John Moore/Getty Images

Lewis hasn’t proposed legislation yet, but hopes to lead a discussion in hearings and public meetings that will gather comments from those stakeholders.

Many cities in Europe and the U.S. have created pedestrian-only zones to create a more welcoming zone free of cars and their emissions. Seattle’s experiment with closing down traffic on blocks on Capitol Hill and in Ballard during the pandemic to facilitate dining and walking have generally been seen as a success. And a recent poll by the Northwest Progressive Institute found that 81% of Seattle residents support limiting car access on Pike Place.

But some restaurants and market vendors worry that supplier trucks and access for online food delivery services such as Uber Eats and DoorDash might be hindered. No restaurants contacted would go on record to criticize the proposal, and the Pike Place Market Foundation also did not respond to requests for an interview. In a recent member newsletter, the nonprofit organization Friends of the Market questioned Lewis’s proposal, writing, “During the pandemic the Pike Place Market PDA has admirably managed the Market (including street use) ... Why, now, would the Seattle City Council want to meddle in the management issues of the Market?”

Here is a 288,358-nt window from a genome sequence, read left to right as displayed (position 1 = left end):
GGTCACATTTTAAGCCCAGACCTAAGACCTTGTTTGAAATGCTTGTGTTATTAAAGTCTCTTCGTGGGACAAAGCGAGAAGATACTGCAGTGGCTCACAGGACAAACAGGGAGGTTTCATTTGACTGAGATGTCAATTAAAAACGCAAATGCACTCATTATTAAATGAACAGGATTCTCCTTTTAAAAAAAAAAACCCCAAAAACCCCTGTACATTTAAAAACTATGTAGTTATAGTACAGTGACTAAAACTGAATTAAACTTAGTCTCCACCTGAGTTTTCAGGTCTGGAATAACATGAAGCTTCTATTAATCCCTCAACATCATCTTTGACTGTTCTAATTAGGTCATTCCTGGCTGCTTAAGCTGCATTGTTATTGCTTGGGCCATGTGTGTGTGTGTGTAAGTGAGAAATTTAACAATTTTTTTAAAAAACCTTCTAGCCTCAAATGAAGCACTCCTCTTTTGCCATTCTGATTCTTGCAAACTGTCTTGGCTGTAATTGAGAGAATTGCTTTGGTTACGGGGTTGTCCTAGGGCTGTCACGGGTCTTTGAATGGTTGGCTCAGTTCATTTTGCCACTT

Dan Bugge, owner of Matt’s in the Market, is in favor of making Pike Place pedestrian-only. “I absolutely support the idea,” he said. “It just seems silly that you have cars trying to drive though and honking at pedestrians to get out of the way,” he says. “Most people are walking down the street oblivious to what’s going on, which is fantastic. You want to be on vacation, walking with your family, and enjoying the moment.”

But Bugge, like many business owners, wants assurance that delivery trucks will have access, and he suggests opening the street to deliveries in the morning and perhaps a short window later in the day.

Economic assistance to pay off debts and bounce back from the pandemic

The past two years have been brutal for Seattle’s bars and restaurants. Nearly 20 percent of the city’s bars and restaurants permanently closed in the first six months of the pandemic, and many others are only hanging on by a thread. On top of pandemic restrictions, the economic downturn, and more people working from home, restaurants have also had to confront supply chain issues, rising food and beverage costs, and a food-service labor shortage. To work through the pandemic, many Seattle restaurants took on a heavy load of debt. “I’m in the hole about $450,000” says Oliver Bangera, owner of Nirmal’s in Pioneer Square. “The thing was to survive.”

A brick-walled dining room with a long dark wood table in the center of the room and other tables along the sides, and a light wood floor.